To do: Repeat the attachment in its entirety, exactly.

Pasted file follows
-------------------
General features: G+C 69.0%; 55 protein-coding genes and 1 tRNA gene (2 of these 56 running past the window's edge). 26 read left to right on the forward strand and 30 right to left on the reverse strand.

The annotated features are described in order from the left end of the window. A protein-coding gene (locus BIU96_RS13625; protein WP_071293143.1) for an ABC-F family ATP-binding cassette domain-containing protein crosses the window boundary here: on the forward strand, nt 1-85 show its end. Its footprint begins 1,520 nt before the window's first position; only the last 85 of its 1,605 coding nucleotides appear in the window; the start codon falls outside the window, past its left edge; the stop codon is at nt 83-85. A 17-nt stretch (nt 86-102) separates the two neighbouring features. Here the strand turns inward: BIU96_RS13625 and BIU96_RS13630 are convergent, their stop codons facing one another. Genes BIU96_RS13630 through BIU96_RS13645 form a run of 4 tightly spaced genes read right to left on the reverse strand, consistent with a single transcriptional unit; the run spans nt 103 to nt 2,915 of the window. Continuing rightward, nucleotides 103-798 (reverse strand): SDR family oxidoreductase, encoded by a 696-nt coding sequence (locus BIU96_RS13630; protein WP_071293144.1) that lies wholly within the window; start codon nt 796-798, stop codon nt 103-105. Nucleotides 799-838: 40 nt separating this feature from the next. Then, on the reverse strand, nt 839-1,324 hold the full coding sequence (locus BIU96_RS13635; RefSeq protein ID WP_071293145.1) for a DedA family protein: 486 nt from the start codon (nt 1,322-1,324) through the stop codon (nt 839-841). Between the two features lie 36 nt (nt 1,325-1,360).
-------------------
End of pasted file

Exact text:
General features: G+C 69.0%; 55 protein-coding genes and 1 tRNA gene (2 of these 56 running past the window's edge). 26 read left to right on the forward strand and 30 right to left on the reverse strand.

The annotated features are described in order from the left end of the window. A protein-coding gene (locus BIU96_RS13625; protein WP_071293143.1) for an ABC-F family ATP-binding cassette domain-containing protein crosses the window boundary here: on the forward strand, nt 1-85 show its end. Its footprint begins 1,520 nt before the window's first position; only the last 85 of its 1,605 coding nucleotides appear in the window; the start codon falls outside the window, past its left edge; the stop codon is at nt 83-85. A 17-nt stretch (nt 86-102) separates the two neighbouring features. Here the strand turns inward: BIU96_RS13625 and BIU96_RS13630 are convergent, their stop codons facing one another. Genes BIU96_RS13630 through BIU96_RS13645 form a run of 4 tightly spaced genes read right to left on the reverse strand, consistent with a single transcriptional unit; the run spans nt 103 to nt 2,915 of the window. Continuing rightward, nucleotides 103-798 (reverse strand): SDR family oxidoreductase, encoded by a 696-nt coding sequence (locus BIU96_RS13630; protein WP_071293144.1) that lies wholly within the window; start codon nt 796-798, stop codon nt 103-105. Nucleotides 799-838: 40 nt separating this feature from the next. Then, on the reverse strand, nt 839-1,324 hold the full coding sequence (locus BIU96_RS13635; RefSeq protein ID WP_071293145.1) for a DedA family protein: 486 nt from the start codon (nt 1,322-1,324) through the stop codon (nt 839-841). Between the two features lie 36 nt (nt 1,325-1,360).